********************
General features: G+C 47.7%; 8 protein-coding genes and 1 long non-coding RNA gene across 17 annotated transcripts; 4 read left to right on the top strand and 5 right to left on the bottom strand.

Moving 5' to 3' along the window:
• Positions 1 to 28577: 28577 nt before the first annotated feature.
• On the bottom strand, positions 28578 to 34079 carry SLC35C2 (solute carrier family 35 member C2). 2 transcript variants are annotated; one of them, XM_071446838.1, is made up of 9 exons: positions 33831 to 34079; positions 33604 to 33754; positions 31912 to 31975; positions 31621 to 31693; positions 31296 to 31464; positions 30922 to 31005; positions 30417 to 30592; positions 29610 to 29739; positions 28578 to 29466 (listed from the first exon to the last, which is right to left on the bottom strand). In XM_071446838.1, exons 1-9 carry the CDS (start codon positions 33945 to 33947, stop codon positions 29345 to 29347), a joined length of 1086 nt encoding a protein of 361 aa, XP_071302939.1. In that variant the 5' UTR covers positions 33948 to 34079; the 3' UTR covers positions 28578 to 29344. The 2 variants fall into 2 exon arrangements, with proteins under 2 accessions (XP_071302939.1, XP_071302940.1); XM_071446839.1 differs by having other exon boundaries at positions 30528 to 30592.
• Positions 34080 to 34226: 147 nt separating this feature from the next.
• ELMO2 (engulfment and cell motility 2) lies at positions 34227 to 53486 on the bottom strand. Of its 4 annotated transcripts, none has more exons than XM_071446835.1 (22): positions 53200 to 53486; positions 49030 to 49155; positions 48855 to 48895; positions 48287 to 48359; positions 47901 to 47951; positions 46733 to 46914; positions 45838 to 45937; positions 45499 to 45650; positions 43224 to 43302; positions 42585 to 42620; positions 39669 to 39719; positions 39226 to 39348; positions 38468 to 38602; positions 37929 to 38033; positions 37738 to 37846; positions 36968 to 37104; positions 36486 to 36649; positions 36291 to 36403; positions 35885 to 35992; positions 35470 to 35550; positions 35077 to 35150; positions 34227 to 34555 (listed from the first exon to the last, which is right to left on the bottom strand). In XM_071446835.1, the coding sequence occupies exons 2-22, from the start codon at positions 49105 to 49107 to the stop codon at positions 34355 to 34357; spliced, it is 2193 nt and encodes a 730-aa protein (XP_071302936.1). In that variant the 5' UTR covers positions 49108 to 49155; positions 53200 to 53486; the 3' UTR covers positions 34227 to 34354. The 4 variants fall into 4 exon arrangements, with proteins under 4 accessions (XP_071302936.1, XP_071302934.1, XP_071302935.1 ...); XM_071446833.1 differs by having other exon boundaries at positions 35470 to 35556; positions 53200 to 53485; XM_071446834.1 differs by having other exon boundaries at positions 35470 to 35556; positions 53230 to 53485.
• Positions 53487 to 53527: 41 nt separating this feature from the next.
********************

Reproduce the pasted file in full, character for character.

General features: G+C 47.7%; 8 protein-coding genes and 1 long non-coding RNA gene across 17 annotated transcripts; 4 read left to right on the top strand and 5 right to left on the bottom strand.

Moving 5' to 3' along the window:
• Positions 1 to 28577: 28577 nt before the first annotated feature.
• On the bottom strand, positions 28578 to 34079 carry SLC35C2 (solute carrier family 35 member C2). 2 transcript variants are annotated; one of them, XM_071446838.1, is made up of 9 exons: positions 33831 to 34079; positions 33604 to 33754; positions 31912 to 31975; positions 31621 to 31693; positions 31296 to 31464; positions 30922 to 31005; positions 30417 to 30592; positions 29610 to 29739; positions 28578 to 29466 (listed from the first exon to the last, which is right to left on the bottom strand). In XM_071446838.1, exons 1-9 carry the CDS (start codon positions 33945 to 33947, stop codon positions 29345 to 29347), a joined length of 1086 nt encoding a protein of 361 aa, XP_071302939.1. In that variant the 5' UTR covers positions 33948 to 34079; the 3' UTR covers positions 28578 to 29344. The 2 variants fall into 2 exon arrangements, with proteins under 2 accessions (XP_071302939.1, XP_071302940.1); XM_071446839.1 differs by having other exon boundaries at positions 30528 to 30592.
• Positions 34080 to 34226: 147 nt separating this feature from the next.
• ELMO2 (engulfment and cell motility 2) lies at positions 34227 to 53486 on the bottom strand. Of its 4 annotated transcripts, none has more exons than XM_071446835.1 (22): positions 53200 to 53486; positions 49030 to 49155; positions 48855 to 48895; positions 48287 to 48359; positions 47901 to 47951; positions 46733 to 46914; positions 45838 to 45937; positions 45499 to 45650; positions 43224 to 43302; positions 42585 to 42620; positions 39669 to 39719; positions 39226 to 39348; positions 38468 to 38602; positions 37929 to 38033; positions 37738 to 37846; positions 36968 to 37104; positions 36486 to 36649; positions 36291 to 36403; positions 35885 to 35992; positions 35470 to 35550; positions 35077 to 35150; positions 34227 to 34555 (listed from the first exon to the last, which is right to left on the bottom strand). In XM_071446835.1, the coding sequence occupies exons 2-22, from the start codon at positions 49105 to 49107 to the stop codon at positions 34355 to 34357; spliced, it is 2193 nt and encodes a 730-aa protein (XP_071302936.1). In that variant the 5' UTR covers positions 49108 to 49155; positions 53200 to 53486; the 3' UTR covers positions 34227 to 34354. The 4 variants fall into 4 exon arrangements, with proteins under 4 accessions (XP_071302936.1, XP_071302934.1, XP_071302935.1 ...); XM_071446833.1 differs by having other exon boundaries at positions 35470 to 35556; positions 53200 to 53485; XM_071446834.1 differs by having other exon boundaries at positions 35470 to 35556; positions 53230 to 53485.
• Positions 53487 to 53527: 41 nt separating this feature from the next.